Companies want to bridge their information silos to have a holistic customer view, knowing that this will allow them to give their clients a better and more personalized service. While many experts argue that silos are actually necessary to ensure that different departments strive for accountability, focus, and specialization, the ultimate aim for organizations is to have a complete picture of their customers and ensure seamless service across different channels and departments. This objective is pushing companies to invest in bridging silos. But bringing data together is only the start of the process--the next step is applying the necessary analytic wisdom to make the most out of the information that every organization has.
According to Jodie Monger, Ph.D., president of Customer Relationship Metrics, organizations need to invest in analysts to make sense out of the mountains of information. "Software doesn't give all the answers," she says. "We need analysts that are able to understand and interpret this data."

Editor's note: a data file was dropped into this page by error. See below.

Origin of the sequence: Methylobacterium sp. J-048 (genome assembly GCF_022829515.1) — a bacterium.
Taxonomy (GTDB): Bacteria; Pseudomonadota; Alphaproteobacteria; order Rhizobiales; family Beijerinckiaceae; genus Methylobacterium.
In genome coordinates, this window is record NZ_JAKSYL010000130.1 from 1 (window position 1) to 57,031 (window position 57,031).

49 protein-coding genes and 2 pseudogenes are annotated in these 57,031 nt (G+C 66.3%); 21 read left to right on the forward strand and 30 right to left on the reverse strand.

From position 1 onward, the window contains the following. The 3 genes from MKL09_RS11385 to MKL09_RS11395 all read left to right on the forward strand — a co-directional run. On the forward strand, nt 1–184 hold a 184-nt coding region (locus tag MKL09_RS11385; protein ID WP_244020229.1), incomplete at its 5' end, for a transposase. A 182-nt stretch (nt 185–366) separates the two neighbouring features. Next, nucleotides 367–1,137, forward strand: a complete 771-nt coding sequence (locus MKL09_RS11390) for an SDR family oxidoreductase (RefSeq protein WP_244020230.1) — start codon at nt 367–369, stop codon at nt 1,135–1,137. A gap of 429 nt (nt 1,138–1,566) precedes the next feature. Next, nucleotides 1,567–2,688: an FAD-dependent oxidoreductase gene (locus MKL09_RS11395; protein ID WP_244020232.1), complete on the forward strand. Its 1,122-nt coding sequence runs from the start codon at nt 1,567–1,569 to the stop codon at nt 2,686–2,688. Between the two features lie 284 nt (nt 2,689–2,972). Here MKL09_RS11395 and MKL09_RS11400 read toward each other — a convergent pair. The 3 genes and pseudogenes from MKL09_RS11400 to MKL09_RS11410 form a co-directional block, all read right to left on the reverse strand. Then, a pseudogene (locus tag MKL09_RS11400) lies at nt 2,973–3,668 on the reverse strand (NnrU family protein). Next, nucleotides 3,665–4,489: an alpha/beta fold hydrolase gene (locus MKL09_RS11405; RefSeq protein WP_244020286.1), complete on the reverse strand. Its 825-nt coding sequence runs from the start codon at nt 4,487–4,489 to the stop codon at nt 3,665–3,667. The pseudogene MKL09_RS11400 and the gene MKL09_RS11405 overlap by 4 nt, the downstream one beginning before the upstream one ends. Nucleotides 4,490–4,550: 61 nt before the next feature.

However, some organizations are finding it difficult to find the analytics resources to make the most of the data. Monger says she's concerned that there aren't enough analysts to fill the increasing number of positions needed to make sense out of aggregated data, ensuring that data is applied in the best ways possible to improve the customer experience. She says investing in sophisticated software is not going to solve the problem of making the most out of information. "It's like building a mega jet but not having the pilots to fly it," Monger says.
Monger says this skills gap is of concern and believes that more needs to be done to give children the necessary analytic background that will get them interested in such a career path. She argues that in order to become good analysts, children need to be exposed to analytical thinking from an early age, allowing them to be creative and think laterally.
As solutions become more sophisticated and organizations try to do more with the data they have, the need for great analysts will only increase. "We're creating a perfect storm," Monger says. "As things become more complicated and advanced, we won't have the staff to do what we want to do."